Tag

kids rooms

Browsing

Montessori Kids Rooms: Why & How

Following the Twins’ closet project, I’m getting ready to overhaul the rest of the room. They’ve made the move from their little nursery close to our room, to their big boy room upstairs next to their sister. But we’ve kept them in their cribs for now so they get used to the space. One change at a time seemed like a good idea. Despite being toddler giants, they will still be very little when they move to beds, and after my last dig into beds for shared rooms, I’ve started to worry about taking the beds too high. This, along with my recent interest in minimalism and creating calm through simplicity, has led me to look further at Montessori kids rooms.

montessori kids rooms why how fb

 

The Theory Behind Montessori Kids Rooms

The legend that is Maria Montessori was all about encouraging learning through independence. In talking of child education she said:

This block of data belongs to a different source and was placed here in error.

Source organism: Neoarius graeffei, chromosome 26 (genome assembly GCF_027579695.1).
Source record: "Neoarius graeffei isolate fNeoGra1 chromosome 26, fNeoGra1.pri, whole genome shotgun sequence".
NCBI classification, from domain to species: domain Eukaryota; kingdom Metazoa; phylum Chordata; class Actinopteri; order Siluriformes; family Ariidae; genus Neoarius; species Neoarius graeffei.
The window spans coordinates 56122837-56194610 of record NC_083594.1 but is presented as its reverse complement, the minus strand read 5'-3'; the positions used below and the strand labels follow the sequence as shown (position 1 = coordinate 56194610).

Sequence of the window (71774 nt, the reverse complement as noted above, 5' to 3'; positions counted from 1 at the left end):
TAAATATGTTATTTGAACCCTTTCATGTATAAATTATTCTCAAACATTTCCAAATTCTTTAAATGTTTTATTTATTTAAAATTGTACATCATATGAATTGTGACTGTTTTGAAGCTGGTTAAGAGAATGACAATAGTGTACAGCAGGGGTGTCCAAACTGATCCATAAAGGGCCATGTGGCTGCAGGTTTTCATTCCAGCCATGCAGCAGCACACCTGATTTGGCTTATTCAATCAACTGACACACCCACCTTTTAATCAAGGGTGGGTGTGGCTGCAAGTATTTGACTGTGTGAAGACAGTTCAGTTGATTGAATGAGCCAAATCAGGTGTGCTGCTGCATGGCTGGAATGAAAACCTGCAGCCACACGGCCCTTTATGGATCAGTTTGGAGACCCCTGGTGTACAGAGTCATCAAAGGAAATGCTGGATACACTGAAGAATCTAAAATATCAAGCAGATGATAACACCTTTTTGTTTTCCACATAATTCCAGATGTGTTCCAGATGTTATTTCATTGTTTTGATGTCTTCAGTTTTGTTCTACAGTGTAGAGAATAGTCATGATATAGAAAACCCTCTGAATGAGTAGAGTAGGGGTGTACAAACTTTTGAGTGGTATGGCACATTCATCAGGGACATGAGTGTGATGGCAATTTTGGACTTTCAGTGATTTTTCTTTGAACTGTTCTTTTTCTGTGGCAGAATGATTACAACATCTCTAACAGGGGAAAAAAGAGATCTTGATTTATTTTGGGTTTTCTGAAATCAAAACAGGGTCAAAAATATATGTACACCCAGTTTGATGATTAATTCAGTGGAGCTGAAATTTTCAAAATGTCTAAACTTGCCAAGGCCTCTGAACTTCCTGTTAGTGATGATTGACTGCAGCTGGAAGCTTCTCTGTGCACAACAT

It is not acquired by listening to words, but in virtue of experiences in which the child acts on his environment. (Maria Montessori, The Absorbent Mind)

The environment in which the child learns is key, because… well kids are small and clumsy; still learning the basics which we take for granted. So Montessori kids rooms need to be accessible for their inhabiter, in my case two toddlers still sussing out their gross and fine motor skills. The same principals that apply to a Montessori classroom can be applied to a Montessori bedroom:

Rooms are child sized with activities set up for success and allow freedom of movement and choice. The environment has to be safe for the child to explore freely. The environment has to be ready and beautiful for the children so it invites them to work. (dailymontessori.com)

I’m not suggesting you fill your kids room with light boxes and toys, the activities should be appropriate to the use of the room. A classroom will have easily accessible education ‘toys’, for a bedroom we want the successful activity to be sleep! But, unlike the crib, which does not allow freedom of choice, beds should be accessible and furniture and decor should be at child height so that they can explore their space freely.

What This Looks Like

Putting these ideas into practice is the important bit, so lets take a look at the key elements of a Montessori kids room:

montessori kids room key elements

 

Floor bed: